Rwandan authorities and several officials from governmental and non-governmental agencies have marked the launch of the 20th anniversary remembrance of victims of the genocide in the east African nation in 1994.
At the ceremony in New York on Thursday, Rwanda’s Permanent Representative to the United Nation and Minister of State in Charge of Cooperation, Eugene-Richard Gasana, said the events were meant to “remember a million souls, slain during hundred days of horror, for the only crime of being born Tutsi.”
“We remember brave women and men, who were massacred for upholding the dignity of mankind, by protecting the oppressed and opposing evil,” he added.
Besides the usual 100-day mourning period from May to July, this years’ anniversary also includes a flame of remembrance, which is reportedly currently on a tour of the 30 districts of Rwanda.
The arrival of the torch back in Kigali on April 7th will mark the commencement of the official mourning period of this years anniversary dubbed ‘Kwibuka 20.’
United Nations Secretary General, Ban Ki Moon, who was present at the ceremony in New York said “We draw inspiration from the ability of the Rwandan people to unite and show that reconciliation is possible even after a tragedy of such monumental proportions.”
In 1994, the assassination of President Juvenal Habyarimana of Rwanda and President Cyprien Ntaryamira of Burundi in Kigali sparked off a violent reprisal from the country’s Hutu population.
An estimated 800,000 Tutsis and some Hutus were killed in 100 days as a loosely connected Hutu militia backed by national security agencies rampageously sought Tutsis nationwide.
Despite widespread reports of the ethnic conflict, the international community failed to take action in time to prevent the genocide.
Reports have emerged that the UN gathered intelligence of the impending clashes, but did nothing to prevent it. Critics have also noted that UN peacekeepers in Rwanda failed to prevent the mass murder of civilians.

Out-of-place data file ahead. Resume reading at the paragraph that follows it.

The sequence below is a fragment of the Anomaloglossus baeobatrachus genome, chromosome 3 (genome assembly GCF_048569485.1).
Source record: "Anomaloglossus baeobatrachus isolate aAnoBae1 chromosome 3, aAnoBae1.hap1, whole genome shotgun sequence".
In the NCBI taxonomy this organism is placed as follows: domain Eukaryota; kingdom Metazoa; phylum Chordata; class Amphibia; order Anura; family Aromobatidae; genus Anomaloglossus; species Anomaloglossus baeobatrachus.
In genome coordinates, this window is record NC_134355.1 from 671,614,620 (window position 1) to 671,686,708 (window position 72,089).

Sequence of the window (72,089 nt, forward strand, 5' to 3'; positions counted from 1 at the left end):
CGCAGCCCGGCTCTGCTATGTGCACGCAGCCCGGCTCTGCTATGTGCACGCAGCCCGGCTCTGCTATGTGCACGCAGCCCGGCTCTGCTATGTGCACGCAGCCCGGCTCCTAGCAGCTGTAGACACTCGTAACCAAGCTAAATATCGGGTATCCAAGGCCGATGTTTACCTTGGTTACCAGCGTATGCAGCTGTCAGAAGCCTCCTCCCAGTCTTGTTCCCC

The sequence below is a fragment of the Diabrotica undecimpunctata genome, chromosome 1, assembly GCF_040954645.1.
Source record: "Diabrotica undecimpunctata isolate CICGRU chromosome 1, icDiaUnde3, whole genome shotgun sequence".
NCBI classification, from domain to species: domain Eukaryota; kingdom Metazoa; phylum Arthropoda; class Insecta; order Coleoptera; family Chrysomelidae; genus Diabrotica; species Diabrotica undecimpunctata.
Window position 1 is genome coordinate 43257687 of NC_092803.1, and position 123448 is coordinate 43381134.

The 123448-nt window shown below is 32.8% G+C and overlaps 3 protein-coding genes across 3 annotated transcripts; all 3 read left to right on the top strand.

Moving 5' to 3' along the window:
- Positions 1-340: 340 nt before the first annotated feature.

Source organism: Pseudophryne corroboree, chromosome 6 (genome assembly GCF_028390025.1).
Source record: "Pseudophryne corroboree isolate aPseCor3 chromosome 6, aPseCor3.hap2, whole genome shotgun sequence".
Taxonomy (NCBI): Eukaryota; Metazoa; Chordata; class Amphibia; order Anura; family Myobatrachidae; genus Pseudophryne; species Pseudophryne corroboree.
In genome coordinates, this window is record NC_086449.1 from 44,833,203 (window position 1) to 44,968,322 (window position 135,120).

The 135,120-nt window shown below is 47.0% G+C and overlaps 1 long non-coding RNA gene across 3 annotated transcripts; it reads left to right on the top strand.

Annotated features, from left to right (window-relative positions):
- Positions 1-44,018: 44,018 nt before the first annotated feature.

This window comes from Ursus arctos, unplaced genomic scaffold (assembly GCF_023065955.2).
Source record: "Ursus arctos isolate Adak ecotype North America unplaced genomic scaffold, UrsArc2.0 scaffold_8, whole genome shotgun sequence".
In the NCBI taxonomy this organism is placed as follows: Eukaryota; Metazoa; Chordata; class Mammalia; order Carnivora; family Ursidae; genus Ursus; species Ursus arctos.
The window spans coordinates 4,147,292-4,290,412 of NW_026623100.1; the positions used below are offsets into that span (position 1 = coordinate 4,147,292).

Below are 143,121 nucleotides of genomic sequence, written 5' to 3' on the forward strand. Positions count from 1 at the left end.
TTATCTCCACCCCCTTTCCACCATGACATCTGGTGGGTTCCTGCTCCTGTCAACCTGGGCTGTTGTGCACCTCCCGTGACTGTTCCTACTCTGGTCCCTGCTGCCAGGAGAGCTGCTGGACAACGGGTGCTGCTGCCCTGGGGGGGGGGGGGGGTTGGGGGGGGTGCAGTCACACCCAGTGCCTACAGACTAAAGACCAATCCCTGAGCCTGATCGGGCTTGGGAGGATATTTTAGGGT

Mr Ban has noted that “The Rwandan genocide was an epic failure of the international community to take action in the face of atrocious crimes.”
He added that “We have learned important lessons. We know more keenly than ever that genocide is not a single event but a process that evolves over time, and requires planning and resources to carry out.”
Mr. Ban drew an analogy between Rwanda in 1994 and Syria today. According to him, “our collective failure to prevent atrocities in Syria over the past three years is a shameful indictment of the international community.”
He further decried reports of the marginalisation of some people based on their religion and ethnicity. According to him, “We must speak out forcefully whenever communities are threatened by mass atrocities or their precursors.”
Mr. Ban noted that the UN has learnt from its mistakes in Rwanda and has developed preventive mechanisms to avert a recurrence of the horrible clashes in 1994.
Rwandan officials have appealed for international aid for survivors of the genocide and their relatives. Reports indicate many lack of them lack proper housing, education and healthcare.
Several victims and relatives of victims of the genocide have expressed frustration over the fact that many perpetrators of the violent episode have not been tried.
Although some of the leaders of the genocide have been apprehended and tried, many of them are believed to be hiding in France and the Republic of Congo – where they continue to evade the reach of the law.
Photo by Kwibuka.rw: The flame of remembrance in procession.